Myanmar informationAbout Myanmar
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Burma is situated in Southeast Asia and borders the People's Republic of China in the north and northeast, Laos in the east, Thailand in the southeast, Bangladesh in the west and India in the northwest. It is interesting that Myanmar lies between the two most densely populated countries in the world - China and India.
Bangladesh, 5x smaller than Myanmar and 3x bigger than Myanmar, is another of its neighbors. In contrast to Myanmar, the former is not rich in indigenous habitats and has the unfortunate habit of being struck by almost every year by catastrophes. Burma is home to eight large nationally racial groups with some 135 different nationalities.
Their most important breeds are Kachin, Kayin, Kayah, Chin, Mon, Bamar, Rakhine and Shan. Myanmar's politics of division and domination, with which the British had governed Myanmar for over 100 years, opened the way to the eruption of insurrection as soon as it gained back its sovereignty. Myanmar's main character General Aung San and his entourage were murdered in July 1947 by the accomplices of the British Revolution.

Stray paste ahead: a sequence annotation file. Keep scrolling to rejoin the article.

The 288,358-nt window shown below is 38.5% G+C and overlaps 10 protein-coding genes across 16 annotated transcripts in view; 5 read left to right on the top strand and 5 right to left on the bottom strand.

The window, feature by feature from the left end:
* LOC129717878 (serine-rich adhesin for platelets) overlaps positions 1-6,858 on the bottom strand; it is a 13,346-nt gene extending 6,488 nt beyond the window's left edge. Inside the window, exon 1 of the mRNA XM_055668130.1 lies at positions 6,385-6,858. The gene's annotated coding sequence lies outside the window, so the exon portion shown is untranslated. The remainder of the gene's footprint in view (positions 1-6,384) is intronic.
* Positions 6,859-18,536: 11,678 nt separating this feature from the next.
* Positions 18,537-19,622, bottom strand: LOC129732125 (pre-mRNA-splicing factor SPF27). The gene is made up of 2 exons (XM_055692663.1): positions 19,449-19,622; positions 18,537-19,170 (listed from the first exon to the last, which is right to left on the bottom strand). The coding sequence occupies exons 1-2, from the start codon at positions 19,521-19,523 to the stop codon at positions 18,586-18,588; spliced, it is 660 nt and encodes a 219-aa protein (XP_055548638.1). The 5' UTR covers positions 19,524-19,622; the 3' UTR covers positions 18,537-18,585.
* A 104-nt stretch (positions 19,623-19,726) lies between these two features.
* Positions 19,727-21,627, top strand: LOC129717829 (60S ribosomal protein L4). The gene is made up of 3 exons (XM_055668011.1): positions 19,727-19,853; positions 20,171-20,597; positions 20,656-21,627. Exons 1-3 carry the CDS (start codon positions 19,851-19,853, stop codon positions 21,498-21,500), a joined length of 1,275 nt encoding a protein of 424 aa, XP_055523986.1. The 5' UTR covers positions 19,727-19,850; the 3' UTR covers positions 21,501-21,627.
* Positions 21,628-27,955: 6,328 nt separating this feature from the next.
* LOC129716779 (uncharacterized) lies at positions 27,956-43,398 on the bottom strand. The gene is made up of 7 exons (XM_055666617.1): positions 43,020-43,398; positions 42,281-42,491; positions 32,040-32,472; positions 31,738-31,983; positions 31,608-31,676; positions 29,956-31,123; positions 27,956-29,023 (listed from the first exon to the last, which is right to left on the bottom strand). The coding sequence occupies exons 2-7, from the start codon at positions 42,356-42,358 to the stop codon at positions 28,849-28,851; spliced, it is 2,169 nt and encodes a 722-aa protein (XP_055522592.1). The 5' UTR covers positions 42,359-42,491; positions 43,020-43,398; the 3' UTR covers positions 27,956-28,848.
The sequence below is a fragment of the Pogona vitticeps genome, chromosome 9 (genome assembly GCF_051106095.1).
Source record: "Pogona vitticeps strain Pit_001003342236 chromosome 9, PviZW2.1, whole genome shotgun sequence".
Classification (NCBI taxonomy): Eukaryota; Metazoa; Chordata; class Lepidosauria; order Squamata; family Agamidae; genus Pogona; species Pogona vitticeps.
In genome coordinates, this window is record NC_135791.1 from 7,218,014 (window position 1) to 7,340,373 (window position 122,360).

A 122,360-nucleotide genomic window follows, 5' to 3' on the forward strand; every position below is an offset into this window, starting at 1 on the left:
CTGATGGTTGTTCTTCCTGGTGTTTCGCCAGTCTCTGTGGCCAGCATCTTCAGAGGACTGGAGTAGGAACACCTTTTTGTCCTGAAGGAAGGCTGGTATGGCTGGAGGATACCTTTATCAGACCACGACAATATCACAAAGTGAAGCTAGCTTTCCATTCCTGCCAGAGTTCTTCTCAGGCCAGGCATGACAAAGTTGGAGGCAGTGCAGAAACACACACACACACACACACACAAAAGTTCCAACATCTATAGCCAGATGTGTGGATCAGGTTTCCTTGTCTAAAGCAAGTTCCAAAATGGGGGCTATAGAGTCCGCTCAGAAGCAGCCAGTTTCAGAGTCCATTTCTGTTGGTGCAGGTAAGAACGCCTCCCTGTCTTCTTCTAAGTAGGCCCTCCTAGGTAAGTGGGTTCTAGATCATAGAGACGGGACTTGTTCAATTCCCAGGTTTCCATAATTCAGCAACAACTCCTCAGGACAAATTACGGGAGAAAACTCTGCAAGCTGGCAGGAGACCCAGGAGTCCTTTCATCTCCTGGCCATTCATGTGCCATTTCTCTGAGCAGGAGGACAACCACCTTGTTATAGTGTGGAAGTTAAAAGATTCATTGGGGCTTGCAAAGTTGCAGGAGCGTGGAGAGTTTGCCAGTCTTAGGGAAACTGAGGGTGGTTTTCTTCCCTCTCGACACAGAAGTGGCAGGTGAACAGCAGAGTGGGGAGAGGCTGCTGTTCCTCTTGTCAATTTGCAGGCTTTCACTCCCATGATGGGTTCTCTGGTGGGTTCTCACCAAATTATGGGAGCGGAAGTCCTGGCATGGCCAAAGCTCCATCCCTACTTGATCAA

This was the most harmful act in Myanmar's entire story. In the nineteenth century, the British also started producing opioum in the north of Myanmar with the goal of boosting trading with China. Burma has inherited these issues, which have stayed a fixed and topical area.
The refusal to name a people by their name may seem unimportant to some, but it is a source of disgust among a very large minority of Myanmar's people. It is about the acknowledgement of the land by its name. Obviously there are some Myanmar policy makers who, for certain policy considerations, choose to keep the name Burma given by the former British colonial administration.